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Published December 23, 2009, 10:17 PM

Snowplow Drivers Set to Work Christmas

Grand Forks streets workers and snowplow drivers with the DOT find themselves working Christmas due to the large snow system moving into the area.

By: Joel Porter, WDAZ

Snow is continuing to fall in Grand Forks.

And snow plow crews are gearing up for the worst of it, including Christmas Day.

Just like Clark Griswold, city snowplow drivers joke that they will be getting a Christmas bonus this year, they'll just have to work for it.

Both the city and the D-O-T will be running shifts around the clock even on Christmas, making sure roads are safe.

On one of the busiest travel days of the year, plow drivers are making sure people aren't just making it home for Christmas, but getting there safely. With more than a thousand highway miles in the district to monitor, state district engineer Les Noehre says they'll likely have to roll out the plows beginning at four a-m.

"We plan ahead as best we can for making sure all of our equipment and operators and all of those pieces are put together, but in the end we still have to react to what the weather does," District engineer Les Noehre said.

Grand Forks streets workers just finished laying a de-icing coat on all of the major roads in town, but superintendent Mark Aubol says once the thick snow starts to fall, they'll have the plows constantly running.

"There's going to be some areas where we can't let it sit and say we're going to get 18 inches with a 20 mile an hour wind behind it, that'll make some hellacious drifts that we wouldn't be able to move very easily," Grand Forks street superintendent Mark Aubol said.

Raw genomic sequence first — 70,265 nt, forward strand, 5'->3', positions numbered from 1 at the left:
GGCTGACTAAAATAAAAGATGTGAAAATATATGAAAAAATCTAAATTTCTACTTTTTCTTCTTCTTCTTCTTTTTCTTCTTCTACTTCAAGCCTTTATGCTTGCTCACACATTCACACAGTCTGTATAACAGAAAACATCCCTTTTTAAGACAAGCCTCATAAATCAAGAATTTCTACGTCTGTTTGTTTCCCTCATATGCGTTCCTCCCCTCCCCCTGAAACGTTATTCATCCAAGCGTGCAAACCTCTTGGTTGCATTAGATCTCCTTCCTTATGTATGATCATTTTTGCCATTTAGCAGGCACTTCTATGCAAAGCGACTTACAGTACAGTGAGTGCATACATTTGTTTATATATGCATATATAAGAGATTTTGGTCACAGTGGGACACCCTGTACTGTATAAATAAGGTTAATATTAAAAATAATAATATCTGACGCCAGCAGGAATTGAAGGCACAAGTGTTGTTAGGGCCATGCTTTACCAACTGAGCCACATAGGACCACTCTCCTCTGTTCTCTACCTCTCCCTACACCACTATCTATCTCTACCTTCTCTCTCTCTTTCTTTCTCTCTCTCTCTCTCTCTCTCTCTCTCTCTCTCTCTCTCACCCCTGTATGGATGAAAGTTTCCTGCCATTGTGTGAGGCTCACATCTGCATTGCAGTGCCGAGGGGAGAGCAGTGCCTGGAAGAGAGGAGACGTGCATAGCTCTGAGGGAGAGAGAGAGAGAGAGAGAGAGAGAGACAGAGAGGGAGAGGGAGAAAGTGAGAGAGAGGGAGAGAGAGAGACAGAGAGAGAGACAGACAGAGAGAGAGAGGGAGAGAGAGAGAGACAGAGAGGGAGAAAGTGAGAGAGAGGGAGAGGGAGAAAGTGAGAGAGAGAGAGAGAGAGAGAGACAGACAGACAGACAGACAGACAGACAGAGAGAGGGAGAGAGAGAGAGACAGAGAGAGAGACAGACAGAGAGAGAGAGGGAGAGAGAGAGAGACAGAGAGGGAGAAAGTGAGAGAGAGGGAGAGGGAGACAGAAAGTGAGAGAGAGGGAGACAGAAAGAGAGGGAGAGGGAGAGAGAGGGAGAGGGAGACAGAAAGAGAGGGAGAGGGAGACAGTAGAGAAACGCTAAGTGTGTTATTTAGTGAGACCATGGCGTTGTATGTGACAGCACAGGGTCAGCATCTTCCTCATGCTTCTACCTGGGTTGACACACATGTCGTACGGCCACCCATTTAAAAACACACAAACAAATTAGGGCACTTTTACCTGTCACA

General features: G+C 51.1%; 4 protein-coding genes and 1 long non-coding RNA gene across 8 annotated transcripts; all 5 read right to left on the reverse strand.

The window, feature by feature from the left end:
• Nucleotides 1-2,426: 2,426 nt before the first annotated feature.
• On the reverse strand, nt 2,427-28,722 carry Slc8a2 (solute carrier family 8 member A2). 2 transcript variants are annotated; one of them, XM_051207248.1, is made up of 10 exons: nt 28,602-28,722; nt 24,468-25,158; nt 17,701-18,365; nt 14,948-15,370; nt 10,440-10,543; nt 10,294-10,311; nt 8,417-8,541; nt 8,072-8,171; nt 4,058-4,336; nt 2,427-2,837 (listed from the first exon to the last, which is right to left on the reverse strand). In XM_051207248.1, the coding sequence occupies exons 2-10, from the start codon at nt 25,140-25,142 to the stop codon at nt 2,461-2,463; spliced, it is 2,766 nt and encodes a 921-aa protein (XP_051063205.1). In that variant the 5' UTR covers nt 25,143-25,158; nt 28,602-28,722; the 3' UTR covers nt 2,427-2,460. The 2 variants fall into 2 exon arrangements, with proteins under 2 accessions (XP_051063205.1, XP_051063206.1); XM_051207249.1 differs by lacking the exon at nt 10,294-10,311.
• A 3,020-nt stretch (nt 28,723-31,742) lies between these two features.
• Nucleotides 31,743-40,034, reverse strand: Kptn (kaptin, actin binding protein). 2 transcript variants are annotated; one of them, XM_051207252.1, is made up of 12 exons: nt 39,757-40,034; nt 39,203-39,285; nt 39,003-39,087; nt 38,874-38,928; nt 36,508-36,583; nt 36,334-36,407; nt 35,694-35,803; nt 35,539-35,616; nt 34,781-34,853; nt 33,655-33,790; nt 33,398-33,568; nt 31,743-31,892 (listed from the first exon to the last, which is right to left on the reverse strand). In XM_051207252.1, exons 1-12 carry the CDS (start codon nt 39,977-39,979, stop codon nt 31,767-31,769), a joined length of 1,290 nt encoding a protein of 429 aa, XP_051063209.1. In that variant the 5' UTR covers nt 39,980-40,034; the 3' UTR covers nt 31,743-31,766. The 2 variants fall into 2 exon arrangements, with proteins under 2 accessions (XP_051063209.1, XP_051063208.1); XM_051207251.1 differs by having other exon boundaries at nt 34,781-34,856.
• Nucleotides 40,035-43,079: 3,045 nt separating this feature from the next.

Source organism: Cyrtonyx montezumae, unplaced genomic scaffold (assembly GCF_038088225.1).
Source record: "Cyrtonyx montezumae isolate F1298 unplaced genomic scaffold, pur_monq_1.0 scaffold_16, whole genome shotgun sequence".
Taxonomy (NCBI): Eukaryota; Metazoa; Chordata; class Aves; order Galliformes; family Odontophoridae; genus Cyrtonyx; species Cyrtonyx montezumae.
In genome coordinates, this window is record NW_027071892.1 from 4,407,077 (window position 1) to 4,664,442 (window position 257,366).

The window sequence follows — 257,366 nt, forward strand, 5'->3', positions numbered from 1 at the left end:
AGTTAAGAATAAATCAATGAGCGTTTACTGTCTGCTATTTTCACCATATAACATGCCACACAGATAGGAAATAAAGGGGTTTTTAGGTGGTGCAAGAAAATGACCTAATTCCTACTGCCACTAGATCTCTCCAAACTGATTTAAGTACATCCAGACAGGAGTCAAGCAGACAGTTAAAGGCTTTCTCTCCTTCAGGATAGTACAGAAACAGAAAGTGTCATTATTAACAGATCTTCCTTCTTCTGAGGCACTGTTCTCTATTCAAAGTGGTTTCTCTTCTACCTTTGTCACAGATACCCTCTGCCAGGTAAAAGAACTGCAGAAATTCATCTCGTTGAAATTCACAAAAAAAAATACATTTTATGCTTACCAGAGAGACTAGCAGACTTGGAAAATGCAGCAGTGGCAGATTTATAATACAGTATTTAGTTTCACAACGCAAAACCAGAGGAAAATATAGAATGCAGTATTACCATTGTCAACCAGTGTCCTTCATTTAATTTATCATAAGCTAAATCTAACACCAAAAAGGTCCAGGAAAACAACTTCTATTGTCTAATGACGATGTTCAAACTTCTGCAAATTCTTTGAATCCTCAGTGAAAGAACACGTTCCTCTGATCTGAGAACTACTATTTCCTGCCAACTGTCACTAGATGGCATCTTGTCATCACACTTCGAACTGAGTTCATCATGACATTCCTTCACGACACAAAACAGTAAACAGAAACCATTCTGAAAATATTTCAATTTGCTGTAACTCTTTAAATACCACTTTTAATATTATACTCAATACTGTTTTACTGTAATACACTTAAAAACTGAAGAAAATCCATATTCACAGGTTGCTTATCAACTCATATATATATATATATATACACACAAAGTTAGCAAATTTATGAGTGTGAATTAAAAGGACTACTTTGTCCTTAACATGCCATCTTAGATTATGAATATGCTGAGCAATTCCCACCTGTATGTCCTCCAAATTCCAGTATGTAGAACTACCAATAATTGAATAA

While the majority of people are relaxing on Christmas day, street workers will be putting in ten hour shifts to stay ahead of the snow. Aubol says it comes with the territory.

"It's Christmas and it's time to be with family, ut there's a lot of people that are going to be out and about through town trying to get from one place to another and we have emergency services that are still going to be needed so we'll do the best we can to be out there to keep the streets open," Aubol said.

Both Aubol and Noehre admit it's not the easiest weekend of the year to work, but say with advanced warnings and a close eye on the radar, they can notify employees several days in advance.

"That way they can go home and make their plans and adjust accordingly and hopefully things skip us through part of Friday so they can enjoy it most of the day but we'll be working quite a bit of it," Aubol said.

"We have very dedicated people calling around, talking to everyone finding out what their plans are, specially for the weekend, they're all going to be here," Noehre said.

Aubol says if the forecasts are correct, he plans to run the plows through the entire city twice between Friday and Saturday.

Each pass takes about 12 hours.

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